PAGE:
Saturday 31st January

Tristran Gooley

Pioneer of the renascent natural navigation movement, Tristan Gooley will be on hand at 11am to show us how keeping your head when all others are losing theirs in maps can help you find the clues and signs to get you back on track. Be sure to follow the actual signs for Stanfords Travel Writers Festival to get a seat in the auditorium in the first place.

Frank Gardner and Kate Adie are united not only by their illustrious careers as two of the BBC’s top journalists, but also by their love of travel and the Middle East in particular. Don’t miss this rare chance to hear them discuss their careers, current affairs and travel stories.

Guess who’s back at 1pm? Yes, it’s Simon Reeve – are we good to you or what? – who will be in conversation with Paul Goldstein about his latest series Sacred Rivers and lots more.

Next, our long distance pedal panel take to the stage. Oli Broom, Tim Moore, Hannah Reynolds and William Fotheringham have between them cycled the distance from Earth to Mars. Probably. Come along to find out why getting saddle sore is worth it.

Times journalist Tom Chesshyre chairs what promises to be a lively conversation between Harry Bucknall, Like a Tramp, Like a Pilgrim, and Nick Hunt, Walking the Woods & Water. Bucknall and Hunt will regale all with tales from their respective roads on foot to St Peter’s Basilica and Istanbul, and perhaps do a little slapstick routine to end. Sorry – Bucknall and Hunt puts us in mind of a Victorian music hall act, or even a pair of notorious outlaws. There won’t be any slapstick, still less any outlawing, but we’re sure there’ll be lots of laughs and passionate travel story telling.

Tristram Hunt MP will round off our Saturday by taking a look at the Ten Cities That Made an Empire. The empire in question being the British Empire which Hunt brings to life with vivid stories of the most important cities which shaped its influence, and legacy.

 

Sunday 1st February

Our Slow Travel Panel is the perfect way to start a lazy Sunday morning. Grab a cuppa, and perhaps a bacon sarnie or equivalent, and settle in to watch Tom Chesshyre, Ed Gillespie and David Reynolds, with Bradt MD Adrian Phillips, as they explain how all the best journeys are to be slowly savoured.

Next up is the inspirational story of Rob and Paul Forkan – the founders of Gandys and the Orphans for Orphans movement. After losing their parents in the Boxing Day tsunami of 2004, Rob and Paul decided to make a change – using sales of their uniquely designed flip flops to fund aid and education projects for fellow orphans. Don’t miss this event.

Simon Reeve

Simon Reeve sits down with Paul Blezard for the last time at midday. If you’ve missed out on previous days make sure you’re first in line on Sunday to hear Simon talk about his travels in more than 110 countries.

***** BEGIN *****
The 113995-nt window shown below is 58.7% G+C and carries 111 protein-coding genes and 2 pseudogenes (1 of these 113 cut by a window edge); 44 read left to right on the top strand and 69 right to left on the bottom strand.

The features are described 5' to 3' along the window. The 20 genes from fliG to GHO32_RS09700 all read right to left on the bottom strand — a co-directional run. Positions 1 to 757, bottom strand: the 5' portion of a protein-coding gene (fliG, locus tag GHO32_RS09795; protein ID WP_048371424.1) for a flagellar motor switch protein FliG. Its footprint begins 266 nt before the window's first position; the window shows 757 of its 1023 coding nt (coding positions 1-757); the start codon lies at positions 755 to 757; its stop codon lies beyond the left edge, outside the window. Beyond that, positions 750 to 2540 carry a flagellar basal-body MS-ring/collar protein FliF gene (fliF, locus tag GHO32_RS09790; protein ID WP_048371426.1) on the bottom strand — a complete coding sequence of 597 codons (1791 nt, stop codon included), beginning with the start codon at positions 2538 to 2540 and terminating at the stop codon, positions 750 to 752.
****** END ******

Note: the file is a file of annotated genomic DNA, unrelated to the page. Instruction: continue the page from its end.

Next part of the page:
Not content with being a former Welsh international rugby player, Richard Parks has proven himself to be one of the most remarkable extreme adventurers in the world – always looking for a new record breaking challenge to tackle. If you’ve seen any of his Channel 5 show, or read his book Beyond the Horizon, you’ll know the kind of thing we mean. The man is almost certainly super human.

Chris Stewart – founder of the rock band Genesis – is on hand at 3pm not to talk music but rather his life on a remote mountain farm in Andalucia, as told in his latest book Last Days of the Bus Club. Think more “tapas” than “tempo”.

And finally – as all good things must come to an end – Tom Chesshyre will lift the curtain on the real Maldives. Tom’s book – Gatecrashing Paradise – sees him going off the beaten, or indeed even existing, track in search of the truth behind the  tourist brochure facade.

We’ll be blogging and posting recordings of all the events live each day – so check back for more.

There’s still time to get your FREE tickets – using code SCB here

San Francisco 4th time lucky

For a long time I had a problem with this city even though, on the face of it, it is one of the most attractive places in America, if not in the world. But my visits here were always somehow spoiled.

The first one was in 2001. It was at the end of a long, trans-continental drive and we only had a few hours before we had to start our journey back to Florida. I did enjoy it but it was hectic and we were overwhelmed by so many sites on that crazy trip that it was hard to properly appreciate the city.

Next time I travelled to San Fran was in 2004 when with my mates we were driving along the Pacific Coast. This visit was even shorter than the first one, literally just an overnight stop in a dingy hostel in the downtown before heading out further north. Nothing to write about.

The third time I arrived in the Bay Area it was in 2009 during my long trip around the national parks of the American West. It was a glorious Saturday in June, I had three more days before my return flight to London and I was full of excitement. However, ludicrous crowds of tourists around Embarcadero and in neighbouring areas quickly annoyed me enough to send me driving into the deserts. I stayed in the city less than 3 hours.

Finally in 2013 came my, so far, most fulfilling visit to the Bay Area. For a start we decided to fly to San Francisco directly, rather than arrive at the end of a long drive from somewhere else. Flying to SFO offered us a fantastic aerial view of the Golden Gate Bridge, the Bay Bridge and the downtown. From the plane window we could fully appreciate the city’s fantastic location.